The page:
Disinfecting has become essential to our everyday lives during the COVID-19 pandemic season. One of the control measures that has been discussed is fogging. Fogging uses a fogging machine to spray disinfectants into a room by releasing a fog or a mist. So, what exactly is fogging, and what are the safety precautions for using foggers?


When using a fogger, adequate ventilation is necessary because the chemicals can stay suspended in the air for longer if insufficient air movement exists. A disinfectant fogger removes contaminants and germs on a surface after thoroughly cleaning. It provides a feasible solution to disinfecting high horizontal areas, confined spaces, and the hard-to-reach regions often missed during cleaning.

Ideally, fogging is viewed as an extra measure after a thorough cleaning and disinfection practice. It is a top-level disinfection measure and should not be considered a substitute for other cleaning and disinfection practices. Also, fogging is not ideal for disinfecting closed areas like electrical control panels and has minimal impact on downward-facing horizontal surfaces.

Vertical surfaces only receive little contact with the disinfectant fog due to the weight of the solution, which causes a downward fall. However, many trials by electrostatic fogging manufacturers have been conducted to charge the disinfectant droplets and prevent them from falling electrically.

Benefits of fogging

  • It is safe if carried out by a professional in the proper manner.
  • It helps reduce air-borne contaminants.
  • Helps to disinfect hard-to-reach areas.
  • It is very effective in disinfecting horizontal surfaces.

Limitations of fogging

  • Fogging has little impact on vertical surfaces due to gravity, which causes the disinfectant to drop or fall.
  • It is not effective in disinfecting the underside of horizontal areas.
  • It is not a substitute for cleaning and disinfecting practices.
  • It doesn’t work in closed areas.
  • Fog can damage electrical components.

Precaution measures for fogging

Foggers and other machines, such as vaporizers and electrostatic sprayers, aerosolize chemical disinfectants and suspend them in the air. That can irritate the airways, nose, and eyes or cause other health issues if you breathe the air in. CDC restricts the use of foggers for disinfecting community spaces and should be used with extreme caution.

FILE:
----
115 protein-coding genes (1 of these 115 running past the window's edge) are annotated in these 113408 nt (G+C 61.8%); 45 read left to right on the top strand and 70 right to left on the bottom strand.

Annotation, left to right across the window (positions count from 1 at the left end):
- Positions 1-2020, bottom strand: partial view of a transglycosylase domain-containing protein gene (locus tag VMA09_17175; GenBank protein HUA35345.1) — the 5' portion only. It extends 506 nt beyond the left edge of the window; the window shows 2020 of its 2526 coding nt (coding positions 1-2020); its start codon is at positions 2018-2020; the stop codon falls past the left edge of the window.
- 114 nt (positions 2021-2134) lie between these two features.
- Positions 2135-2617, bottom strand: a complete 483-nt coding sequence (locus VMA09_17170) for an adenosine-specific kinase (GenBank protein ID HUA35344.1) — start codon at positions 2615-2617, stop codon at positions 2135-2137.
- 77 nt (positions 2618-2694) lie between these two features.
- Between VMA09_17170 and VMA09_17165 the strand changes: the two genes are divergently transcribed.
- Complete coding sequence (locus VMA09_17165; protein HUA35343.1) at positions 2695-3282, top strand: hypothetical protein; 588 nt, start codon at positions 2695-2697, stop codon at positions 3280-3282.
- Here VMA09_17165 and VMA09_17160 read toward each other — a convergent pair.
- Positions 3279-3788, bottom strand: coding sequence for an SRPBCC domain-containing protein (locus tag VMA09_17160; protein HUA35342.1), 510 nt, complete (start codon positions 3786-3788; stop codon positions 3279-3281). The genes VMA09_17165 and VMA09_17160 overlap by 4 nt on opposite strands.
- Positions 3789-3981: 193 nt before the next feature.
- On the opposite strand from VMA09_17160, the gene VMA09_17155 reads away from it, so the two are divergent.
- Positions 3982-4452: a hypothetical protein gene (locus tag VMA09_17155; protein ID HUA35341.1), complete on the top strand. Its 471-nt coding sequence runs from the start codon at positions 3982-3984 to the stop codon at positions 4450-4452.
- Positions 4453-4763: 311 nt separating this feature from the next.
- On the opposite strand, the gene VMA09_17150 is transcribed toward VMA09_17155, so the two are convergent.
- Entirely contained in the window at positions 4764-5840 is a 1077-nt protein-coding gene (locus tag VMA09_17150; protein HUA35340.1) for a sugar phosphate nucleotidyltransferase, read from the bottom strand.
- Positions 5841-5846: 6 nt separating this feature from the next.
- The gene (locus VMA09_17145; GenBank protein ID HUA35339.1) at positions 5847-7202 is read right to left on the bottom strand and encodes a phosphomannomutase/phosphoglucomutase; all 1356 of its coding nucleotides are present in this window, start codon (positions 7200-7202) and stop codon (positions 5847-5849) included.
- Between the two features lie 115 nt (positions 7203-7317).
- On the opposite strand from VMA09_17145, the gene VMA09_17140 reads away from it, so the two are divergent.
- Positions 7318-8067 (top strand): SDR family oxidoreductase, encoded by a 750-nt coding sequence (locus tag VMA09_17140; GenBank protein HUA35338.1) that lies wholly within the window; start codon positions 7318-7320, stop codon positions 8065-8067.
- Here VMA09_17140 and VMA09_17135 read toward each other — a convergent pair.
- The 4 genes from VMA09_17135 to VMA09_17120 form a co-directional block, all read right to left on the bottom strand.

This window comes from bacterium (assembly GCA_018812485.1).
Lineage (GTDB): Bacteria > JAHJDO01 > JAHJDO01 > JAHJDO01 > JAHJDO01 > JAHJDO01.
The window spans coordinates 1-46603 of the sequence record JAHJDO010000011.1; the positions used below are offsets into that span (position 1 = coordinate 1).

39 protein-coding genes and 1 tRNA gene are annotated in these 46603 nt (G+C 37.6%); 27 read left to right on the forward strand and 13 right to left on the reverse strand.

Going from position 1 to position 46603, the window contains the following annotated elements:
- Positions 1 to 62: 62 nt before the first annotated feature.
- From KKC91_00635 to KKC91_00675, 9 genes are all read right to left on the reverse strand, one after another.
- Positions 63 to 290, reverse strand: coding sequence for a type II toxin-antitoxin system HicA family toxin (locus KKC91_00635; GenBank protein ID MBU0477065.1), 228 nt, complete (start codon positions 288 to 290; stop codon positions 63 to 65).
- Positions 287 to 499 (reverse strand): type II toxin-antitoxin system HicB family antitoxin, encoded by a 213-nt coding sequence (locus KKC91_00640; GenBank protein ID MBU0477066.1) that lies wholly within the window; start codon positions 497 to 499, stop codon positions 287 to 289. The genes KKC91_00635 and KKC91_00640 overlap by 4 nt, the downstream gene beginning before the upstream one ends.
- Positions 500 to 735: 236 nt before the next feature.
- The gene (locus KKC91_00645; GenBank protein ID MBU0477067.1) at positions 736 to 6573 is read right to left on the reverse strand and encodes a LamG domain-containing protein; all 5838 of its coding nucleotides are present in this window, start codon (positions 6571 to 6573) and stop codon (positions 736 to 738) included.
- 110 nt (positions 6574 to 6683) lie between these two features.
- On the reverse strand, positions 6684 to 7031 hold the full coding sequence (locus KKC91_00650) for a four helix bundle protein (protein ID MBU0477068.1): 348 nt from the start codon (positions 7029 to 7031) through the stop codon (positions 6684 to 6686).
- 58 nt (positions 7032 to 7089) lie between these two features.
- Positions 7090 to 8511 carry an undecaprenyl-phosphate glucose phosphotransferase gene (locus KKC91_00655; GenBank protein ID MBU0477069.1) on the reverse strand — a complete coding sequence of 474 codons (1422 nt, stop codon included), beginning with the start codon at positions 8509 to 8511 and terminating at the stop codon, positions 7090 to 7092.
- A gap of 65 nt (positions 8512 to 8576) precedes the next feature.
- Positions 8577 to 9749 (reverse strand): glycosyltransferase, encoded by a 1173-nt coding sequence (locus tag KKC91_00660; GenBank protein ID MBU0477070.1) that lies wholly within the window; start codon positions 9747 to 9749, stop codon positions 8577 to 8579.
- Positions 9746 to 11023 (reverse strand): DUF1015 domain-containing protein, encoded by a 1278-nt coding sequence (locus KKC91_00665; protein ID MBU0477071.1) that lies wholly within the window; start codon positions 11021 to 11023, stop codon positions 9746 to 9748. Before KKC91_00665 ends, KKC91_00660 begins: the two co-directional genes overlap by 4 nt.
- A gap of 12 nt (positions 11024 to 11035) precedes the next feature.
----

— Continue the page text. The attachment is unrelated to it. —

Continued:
Foggers should be used under the following conditions:

  • Only a trained professional should use a fogger.
  • Only the approved disinfectants should be used.
  • Fogging should be implemented depending on the manufacturer’s instructions for use, safety, and contact time.
  • The professional should wear appropriate PPE and practice other safety measures to ensure their safety, the safety of the people who use the room afterward, and the safety of others nearby.
  • Fogging should take place in an unoccupied room.
  • It should be carried out more cautiously around food-prepping areas or where children play.
  • The person should leave the room after application for the time indicated on the manufacturer’s label.
  • The area should be well-ventilated.
  • The chemical residue on surfaces should be wiped before the others enter the room after the contact time is achieved.
  • People with asthma and children are more vulnerable to certain disinfecting chemicals.


Anyone using fogging disinfectants should understand the safety precautions and risks before protecting themselves and others.

Sandy Ryan
Writer. Music advocate. Devoted bacon trailblazer. Hardcore web fanatic. Travel junkie. Avid creator. Thinker. Skateboarder, coffee addict, record lover, reclaimed wood collector and RGD member. Producing at the junction of minimalism and mathematics to craft delightful brand experiences. I'm a designer and this is my work.